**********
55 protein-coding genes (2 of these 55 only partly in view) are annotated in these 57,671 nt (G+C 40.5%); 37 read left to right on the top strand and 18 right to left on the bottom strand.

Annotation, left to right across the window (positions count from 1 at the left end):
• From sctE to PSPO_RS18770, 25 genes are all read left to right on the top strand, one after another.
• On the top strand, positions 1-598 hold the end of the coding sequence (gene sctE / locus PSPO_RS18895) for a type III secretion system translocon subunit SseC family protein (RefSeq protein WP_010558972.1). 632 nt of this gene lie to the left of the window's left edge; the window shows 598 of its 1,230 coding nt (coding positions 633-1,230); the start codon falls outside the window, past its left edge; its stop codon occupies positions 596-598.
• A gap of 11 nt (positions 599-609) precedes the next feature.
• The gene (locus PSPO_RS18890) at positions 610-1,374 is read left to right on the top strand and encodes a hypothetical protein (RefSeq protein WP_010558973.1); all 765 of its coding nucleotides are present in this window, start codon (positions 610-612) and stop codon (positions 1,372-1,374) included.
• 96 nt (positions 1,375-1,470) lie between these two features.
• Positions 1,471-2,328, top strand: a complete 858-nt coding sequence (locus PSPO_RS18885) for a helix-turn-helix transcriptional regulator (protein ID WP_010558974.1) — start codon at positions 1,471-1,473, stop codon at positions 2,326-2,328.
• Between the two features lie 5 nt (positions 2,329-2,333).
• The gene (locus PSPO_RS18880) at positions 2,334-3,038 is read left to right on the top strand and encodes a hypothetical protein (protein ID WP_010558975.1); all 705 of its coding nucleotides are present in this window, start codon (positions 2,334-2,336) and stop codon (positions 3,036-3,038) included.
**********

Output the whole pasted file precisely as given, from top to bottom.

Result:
55 protein-coding genes (2 of these 55 only partly in view) are annotated in these 57,671 nt (G+C 40.5%); 37 read left to right on the top strand and 18 right to left on the bottom strand.

Annotation, left to right across the window (positions count from 1 at the left end):
• From sctE to PSPO_RS18770, 25 genes are all read left to right on the top strand, one after another.
• On the top strand, positions 1-598 hold the end of the coding sequence (gene sctE / locus PSPO_RS18895) for a type III secretion system translocon subunit SseC family protein (RefSeq protein WP_010558972.1). 632 nt of this gene lie to the left of the window's left edge; the window shows 598 of its 1,230 coding nt (coding positions 633-1,230); the start codon falls outside the window, past its left edge; its stop codon occupies positions 596-598.
• A gap of 11 nt (positions 599-609) precedes the next feature.
• The gene (locus PSPO_RS18890) at positions 610-1,374 is read left to right on the top strand and encodes a hypothetical protein (RefSeq protein WP_010558973.1); all 765 of its coding nucleotides are present in this window, start codon (positions 610-612) and stop codon (positions 1,372-1,374) included.
• 96 nt (positions 1,375-1,470) lie between these two features.
• Positions 1,471-2,328, top strand: a complete 858-nt coding sequence (locus PSPO_RS18885) for a helix-turn-helix transcriptional regulator (protein ID WP_010558974.1) — start codon at positions 1,471-1,473, stop codon at positions 2,326-2,328.
• Between the two features lie 5 nt (positions 2,329-2,333).
• The gene (locus PSPO_RS18880) at positions 2,334-3,038 is read left to right on the top strand and encodes a hypothetical protein (protein ID WP_010558975.1); all 705 of its coding nucleotides are present in this window, start codon (positions 2,334-2,336) and stop codon (positions 3,036-3,038) included.